One of the major frontiers in biomedical optics has been as an adjunct to gastrointestinal endoscopy. In particular, spectroscopy of elastic light scattering has the potential of addressing many of the vexing challenges confronting endoscopists. This review discusses the principles of spectroscopy and critically evaluates performance in clinically significant scenarios. One of the best established applications is optical biopsy (in situ histological determination), and a number of techniques such as elastic scattering spectroscopy have demonstrated the ability to discriminate between neoplastic and non-neoplastic polyps. For flat dysplasia detection in Barrett's esophagus, some of the most promising spectroscopic technologies are angle-resolved low-coherence interferometry and endoscopic polarized scanning spectroscopy (the next generation light scattering spectroscopy). A new and exciting biological approach involves optical detection of field carcinogenesis. This can be exploited to reduce colonoscopic adenoma miss rate by assessing microcirculatory augmentation in the mucosa in the vicinity of the polyp using polarization-gatedspectroscopy. Furthermore, there are nano/micro-architectural correlates with diffuse field carcinogenesis throughout the colon. Indeed, technologies such as low coherence enhanced backscattering spectroscopy and partial wave spectroscopic microscopy have demonstrated that the detection of the nano-architectural alterations in the rectal mucosa can accurately sense advanced adenomas elsewhere in the colon. This may lend itself to a minimally intrusive risk stratification to identify patients who are most likely to harbor neoplasia and thus benefit from colonoscopy. Bridging these advances into the endoscopy suite requires pragmatic future development. Future studies need to focus on efficacy, cost, practicality (time required, etc), and particularly developing the paradigms that will impact upon clinical decision making.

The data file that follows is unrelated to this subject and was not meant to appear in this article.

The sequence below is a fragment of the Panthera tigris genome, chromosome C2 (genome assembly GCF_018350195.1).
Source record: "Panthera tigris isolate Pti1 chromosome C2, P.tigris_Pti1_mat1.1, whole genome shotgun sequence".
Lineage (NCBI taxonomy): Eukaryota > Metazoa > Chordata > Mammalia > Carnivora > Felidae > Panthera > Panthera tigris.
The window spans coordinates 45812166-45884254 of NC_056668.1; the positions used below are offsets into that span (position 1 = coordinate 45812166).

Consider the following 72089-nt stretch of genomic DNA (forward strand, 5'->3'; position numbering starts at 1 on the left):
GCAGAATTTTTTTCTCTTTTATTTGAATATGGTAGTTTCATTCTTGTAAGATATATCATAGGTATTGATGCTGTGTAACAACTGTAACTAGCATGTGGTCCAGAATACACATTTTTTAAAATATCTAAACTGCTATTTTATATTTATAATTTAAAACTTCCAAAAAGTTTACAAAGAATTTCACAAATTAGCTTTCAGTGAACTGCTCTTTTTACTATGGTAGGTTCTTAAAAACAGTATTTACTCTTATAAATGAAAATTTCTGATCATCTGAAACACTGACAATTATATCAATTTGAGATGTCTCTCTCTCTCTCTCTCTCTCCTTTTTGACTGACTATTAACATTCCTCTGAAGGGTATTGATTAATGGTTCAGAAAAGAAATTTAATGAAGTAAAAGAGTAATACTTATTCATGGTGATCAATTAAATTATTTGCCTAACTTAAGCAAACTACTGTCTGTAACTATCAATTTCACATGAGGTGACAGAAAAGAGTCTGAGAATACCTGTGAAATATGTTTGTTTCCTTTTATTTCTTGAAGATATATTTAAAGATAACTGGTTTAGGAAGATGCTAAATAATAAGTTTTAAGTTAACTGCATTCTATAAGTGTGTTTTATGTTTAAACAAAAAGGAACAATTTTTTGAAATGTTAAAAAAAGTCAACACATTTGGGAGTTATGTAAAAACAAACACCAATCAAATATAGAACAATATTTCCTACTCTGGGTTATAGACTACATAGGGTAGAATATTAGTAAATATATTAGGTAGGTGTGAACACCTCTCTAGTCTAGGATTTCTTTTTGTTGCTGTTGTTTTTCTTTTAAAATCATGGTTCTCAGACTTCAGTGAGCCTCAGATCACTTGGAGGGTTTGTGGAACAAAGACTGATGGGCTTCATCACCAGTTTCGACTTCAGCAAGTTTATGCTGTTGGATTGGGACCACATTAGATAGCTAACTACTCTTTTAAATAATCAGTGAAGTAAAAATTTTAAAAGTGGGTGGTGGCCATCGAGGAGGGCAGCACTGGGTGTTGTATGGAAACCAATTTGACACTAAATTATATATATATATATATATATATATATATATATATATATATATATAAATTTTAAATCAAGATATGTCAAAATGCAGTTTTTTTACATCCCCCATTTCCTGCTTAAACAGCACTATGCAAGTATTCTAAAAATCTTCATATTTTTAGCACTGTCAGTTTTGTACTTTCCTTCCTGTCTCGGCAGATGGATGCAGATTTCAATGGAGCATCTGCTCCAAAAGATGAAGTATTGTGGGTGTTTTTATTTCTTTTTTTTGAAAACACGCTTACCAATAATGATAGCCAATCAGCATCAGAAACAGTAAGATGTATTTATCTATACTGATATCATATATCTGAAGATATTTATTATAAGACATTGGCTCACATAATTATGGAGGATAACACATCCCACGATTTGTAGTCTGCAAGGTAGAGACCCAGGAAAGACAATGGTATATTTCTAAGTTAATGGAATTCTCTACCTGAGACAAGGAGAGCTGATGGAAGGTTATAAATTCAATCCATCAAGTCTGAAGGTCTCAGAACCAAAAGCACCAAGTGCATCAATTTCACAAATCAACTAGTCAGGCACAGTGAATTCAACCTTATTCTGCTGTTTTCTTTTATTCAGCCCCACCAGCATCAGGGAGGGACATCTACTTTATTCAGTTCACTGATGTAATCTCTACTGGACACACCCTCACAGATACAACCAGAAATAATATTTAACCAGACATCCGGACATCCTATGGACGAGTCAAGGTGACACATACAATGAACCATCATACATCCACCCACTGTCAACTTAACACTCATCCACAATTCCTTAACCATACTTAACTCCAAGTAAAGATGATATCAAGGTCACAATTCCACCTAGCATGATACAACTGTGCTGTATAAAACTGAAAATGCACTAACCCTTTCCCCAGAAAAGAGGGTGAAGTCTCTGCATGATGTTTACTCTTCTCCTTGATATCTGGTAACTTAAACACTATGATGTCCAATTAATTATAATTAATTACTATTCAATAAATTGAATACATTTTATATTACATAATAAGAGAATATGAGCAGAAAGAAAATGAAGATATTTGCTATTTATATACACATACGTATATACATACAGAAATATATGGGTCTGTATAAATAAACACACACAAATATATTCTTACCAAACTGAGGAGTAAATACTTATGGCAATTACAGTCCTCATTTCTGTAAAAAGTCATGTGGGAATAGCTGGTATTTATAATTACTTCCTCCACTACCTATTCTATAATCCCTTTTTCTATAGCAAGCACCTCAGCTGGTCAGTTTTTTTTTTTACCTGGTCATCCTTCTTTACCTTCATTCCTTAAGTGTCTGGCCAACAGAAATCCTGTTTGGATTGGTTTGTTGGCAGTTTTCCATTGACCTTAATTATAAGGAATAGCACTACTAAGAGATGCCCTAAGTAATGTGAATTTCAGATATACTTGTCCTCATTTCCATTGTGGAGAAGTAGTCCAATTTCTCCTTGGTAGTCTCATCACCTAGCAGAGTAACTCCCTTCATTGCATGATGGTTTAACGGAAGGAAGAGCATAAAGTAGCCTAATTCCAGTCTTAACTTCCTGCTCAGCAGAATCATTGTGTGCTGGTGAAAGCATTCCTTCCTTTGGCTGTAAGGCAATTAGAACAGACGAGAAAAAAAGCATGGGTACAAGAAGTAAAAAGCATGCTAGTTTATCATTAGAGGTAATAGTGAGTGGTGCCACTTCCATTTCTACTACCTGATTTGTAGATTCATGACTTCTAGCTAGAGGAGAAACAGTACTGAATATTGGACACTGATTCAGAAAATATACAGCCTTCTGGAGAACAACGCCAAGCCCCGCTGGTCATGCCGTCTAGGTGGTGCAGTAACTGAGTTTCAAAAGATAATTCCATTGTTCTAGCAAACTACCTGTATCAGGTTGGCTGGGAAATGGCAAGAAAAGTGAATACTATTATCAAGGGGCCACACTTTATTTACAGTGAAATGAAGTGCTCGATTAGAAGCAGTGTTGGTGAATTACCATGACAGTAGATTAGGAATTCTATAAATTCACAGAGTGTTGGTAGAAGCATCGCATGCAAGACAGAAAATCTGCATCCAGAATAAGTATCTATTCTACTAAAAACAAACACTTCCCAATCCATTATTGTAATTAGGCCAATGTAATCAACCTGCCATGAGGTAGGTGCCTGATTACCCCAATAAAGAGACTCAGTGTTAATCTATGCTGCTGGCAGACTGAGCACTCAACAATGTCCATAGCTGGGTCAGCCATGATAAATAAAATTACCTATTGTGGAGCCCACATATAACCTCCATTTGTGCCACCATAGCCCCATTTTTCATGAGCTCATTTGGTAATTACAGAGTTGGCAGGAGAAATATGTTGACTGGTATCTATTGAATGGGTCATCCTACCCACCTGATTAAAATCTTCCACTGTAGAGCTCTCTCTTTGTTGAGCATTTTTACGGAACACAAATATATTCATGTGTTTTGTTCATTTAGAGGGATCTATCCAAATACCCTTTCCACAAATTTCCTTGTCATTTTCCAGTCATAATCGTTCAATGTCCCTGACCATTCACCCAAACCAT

- BiophotonicsField Carcinogenesis.
- Cancer Screening
ASJC Scopus subject areas